Credit: Hal Shinnie/HBO
Helen Mirren wants to scrap the idea of beauty
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"I keep saying we've got to find another word for 'beauty,'" Dame Helen Mirren said as she waited for her cue backstage at a catwalk show in Paris. "I think we should start calling it 'character' instead of beauty, because that's really what it is."
It was Fashion Week in the city last fall, and Mirren was arguably the star of the L'Oreal show at the grand Monnaie de Paris, where she was joined by actresses Amber Heard, Eva Longoria and Andie MacDowell, and singer Camila Cabello. When she finally hit the catwalk Mirren didn't just walk, she ran, barefoot, her flowing Giambattista Valli gown billowing behind her.
At 74, Mirren has taken on an innumerable number of characters during more than a half-century on stage and screen. Her first role was Cleopatra, no less, in a stage production of "Antony and Cleopatra" when she was 20. After that Mirren joined the Royal Shakespeare Company, was a cast member in 1980's controversial tale of Roman excess "Caligula," and became a mainstay in -- mostly tamer -- period-piece fare, including 1995's "The Madness of King George" and 2001's "Gosford Park."
In her first Fashion Week outing with L'Oreal, a 2017 collaboration between the cosmetics brand and fashion house Balmain, Mirren sported trousers and tails, as part of a show ton the busy Champs de Elysees.
One of her best known roles is Queen Elizabeth II, whom she portrayed in 2006's "The Queen," and which earned her an Academy Award. Not short of accolades, Mirren also has an Olivier Award, a Tony, Emmy and BAFTA Awards, a star on Hollywood's Walk of Fame, and was awarded a DBE (by the Queen herself) in 2003 for her services to drama.
Given her staying power, it came as little surprise when in 2014, L'Oreal named Mirren an ambassador for its "Age Perfect" range of cosmetics. While eight years earlier, a 68-year-old Jane Fonda had been the face of L'Oreal, and Susan Sarandon was announced as a spokesperson for Revlon at age 60 (in 2004), it is still not common for mature women to be the face of beauty products -- despite being one of the target audiences for many cosmetics and skincare lines.
Perhaps unusually for a cosmetics brand ambassador, Mirren said she doesn't have a set beauty routine. "I like to experiment," she offered. "But I use a moisturizer every day. It makes me feel good."
This sentiment marks a change in outlook since she made headlines two years ago after claiming that moisturizer "probably does f--- all," while sitting on a L'Oreal panel in the South of France, no less.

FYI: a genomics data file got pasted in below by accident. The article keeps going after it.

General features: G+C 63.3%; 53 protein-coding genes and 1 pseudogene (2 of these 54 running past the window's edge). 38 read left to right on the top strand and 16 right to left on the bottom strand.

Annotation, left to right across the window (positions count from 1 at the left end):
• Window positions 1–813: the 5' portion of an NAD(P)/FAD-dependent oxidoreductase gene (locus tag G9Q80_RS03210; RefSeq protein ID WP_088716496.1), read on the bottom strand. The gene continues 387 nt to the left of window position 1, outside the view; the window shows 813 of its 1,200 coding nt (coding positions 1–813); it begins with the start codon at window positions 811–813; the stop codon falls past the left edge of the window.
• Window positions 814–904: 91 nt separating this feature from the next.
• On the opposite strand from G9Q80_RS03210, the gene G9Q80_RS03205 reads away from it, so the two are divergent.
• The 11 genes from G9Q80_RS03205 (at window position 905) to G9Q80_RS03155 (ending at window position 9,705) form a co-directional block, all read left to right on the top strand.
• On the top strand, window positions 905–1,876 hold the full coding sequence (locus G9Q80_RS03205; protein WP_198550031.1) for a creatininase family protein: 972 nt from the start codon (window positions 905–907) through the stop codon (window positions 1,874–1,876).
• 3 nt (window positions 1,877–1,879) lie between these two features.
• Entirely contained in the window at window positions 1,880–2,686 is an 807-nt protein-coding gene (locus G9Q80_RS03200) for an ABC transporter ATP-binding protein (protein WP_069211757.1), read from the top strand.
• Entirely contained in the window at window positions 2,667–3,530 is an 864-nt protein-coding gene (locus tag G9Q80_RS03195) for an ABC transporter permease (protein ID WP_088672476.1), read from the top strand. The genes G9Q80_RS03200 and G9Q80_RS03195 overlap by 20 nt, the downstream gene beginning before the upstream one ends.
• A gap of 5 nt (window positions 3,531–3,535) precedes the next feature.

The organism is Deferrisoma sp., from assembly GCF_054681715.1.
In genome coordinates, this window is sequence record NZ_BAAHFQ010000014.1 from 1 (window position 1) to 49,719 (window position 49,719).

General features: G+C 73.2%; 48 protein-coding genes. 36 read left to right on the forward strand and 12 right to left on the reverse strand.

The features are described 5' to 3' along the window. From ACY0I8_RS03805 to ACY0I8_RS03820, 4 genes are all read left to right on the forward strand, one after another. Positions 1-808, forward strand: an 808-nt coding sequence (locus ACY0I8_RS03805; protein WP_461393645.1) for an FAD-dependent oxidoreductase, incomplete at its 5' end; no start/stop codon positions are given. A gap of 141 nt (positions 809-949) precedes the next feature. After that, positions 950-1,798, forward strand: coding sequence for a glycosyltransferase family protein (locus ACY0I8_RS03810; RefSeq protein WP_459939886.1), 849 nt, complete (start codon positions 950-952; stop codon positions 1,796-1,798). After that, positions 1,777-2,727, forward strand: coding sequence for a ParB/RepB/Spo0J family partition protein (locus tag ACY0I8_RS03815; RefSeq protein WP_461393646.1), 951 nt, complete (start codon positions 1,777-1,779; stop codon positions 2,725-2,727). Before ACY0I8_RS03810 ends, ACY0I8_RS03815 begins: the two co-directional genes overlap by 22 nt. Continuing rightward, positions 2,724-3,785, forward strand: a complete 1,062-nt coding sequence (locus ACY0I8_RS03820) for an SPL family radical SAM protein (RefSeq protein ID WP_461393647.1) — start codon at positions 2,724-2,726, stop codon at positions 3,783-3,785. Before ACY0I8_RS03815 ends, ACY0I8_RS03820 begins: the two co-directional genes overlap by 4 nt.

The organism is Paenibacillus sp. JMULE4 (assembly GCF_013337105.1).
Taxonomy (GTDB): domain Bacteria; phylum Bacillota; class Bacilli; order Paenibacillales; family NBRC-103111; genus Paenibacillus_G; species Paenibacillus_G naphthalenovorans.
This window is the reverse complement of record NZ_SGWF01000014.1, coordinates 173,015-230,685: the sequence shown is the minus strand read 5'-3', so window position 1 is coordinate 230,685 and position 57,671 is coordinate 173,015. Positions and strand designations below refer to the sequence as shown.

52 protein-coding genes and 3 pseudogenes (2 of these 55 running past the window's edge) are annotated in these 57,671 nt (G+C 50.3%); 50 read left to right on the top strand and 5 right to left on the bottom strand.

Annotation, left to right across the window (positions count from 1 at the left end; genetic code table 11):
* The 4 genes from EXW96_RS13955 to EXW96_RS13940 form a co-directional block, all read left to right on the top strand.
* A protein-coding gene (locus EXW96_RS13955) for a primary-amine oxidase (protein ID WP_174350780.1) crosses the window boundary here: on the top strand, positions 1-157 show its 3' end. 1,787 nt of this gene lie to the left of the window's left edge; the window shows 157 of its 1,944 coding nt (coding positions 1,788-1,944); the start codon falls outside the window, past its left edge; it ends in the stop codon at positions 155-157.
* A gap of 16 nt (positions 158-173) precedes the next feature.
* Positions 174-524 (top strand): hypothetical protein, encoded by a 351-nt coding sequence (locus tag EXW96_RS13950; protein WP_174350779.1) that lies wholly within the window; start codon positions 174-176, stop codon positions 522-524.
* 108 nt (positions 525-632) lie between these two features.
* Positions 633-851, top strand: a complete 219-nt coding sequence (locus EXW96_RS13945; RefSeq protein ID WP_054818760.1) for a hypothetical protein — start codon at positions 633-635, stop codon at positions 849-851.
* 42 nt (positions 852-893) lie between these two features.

Despite her reservations about the word beauty, Mirren sees the professional application of cosmetics as a key part of her work. "Makeup and hair is one of the most important things for getting into character," she said. "I spend many hours in the mirror finding the best ways to get into character, and of course makeup is a good one."
"I was being made up today and the makeup artist said something I thought was really interesting: eyebrows are the things that give us character," she added. "I very much agree with that for every individual character I've ever played."
One of her favorite looks of all time came courtesy of "The Nutcracker and the Four Realms" (2018), in which she played Mother Ginger, the wild ruler of the Land of Amusement, replete with fault-line cracks through her face. "I loved that," she said of the dramatic look.
Recently, Mirren appeared alongside Sir Ian McKellen in the "The Good Liar," and received glowing reviews for her role as Catherine the Great in the titular HBO miniseries. Two vastly different characters, but both leading roles that called for age and experience-- a rarity in an industry that many consider to be obsessed with youth, especially in women.
"I think I've grown up a lot around this issue," Mirren said about her changing views on ageing. "What's terrifying about being young is that you have all these wonderful things going for you. But along with that comes this terrible thing: insecurity."
"It's a tragic, terrible truth," she continued. "You know, you don't realize it when you're young; that it's not going to last forever."
Despite heeding us all to grasp our youth while we can, Mirren's greatest acting honors -- the Oscar, the Olivier and the Tony Awards -- all came after she turned 60. And she has a message for young people who might assume that life ends after 40, or even 50.
"What's coming later," she said, "is just as exciting as what's going on when you're young."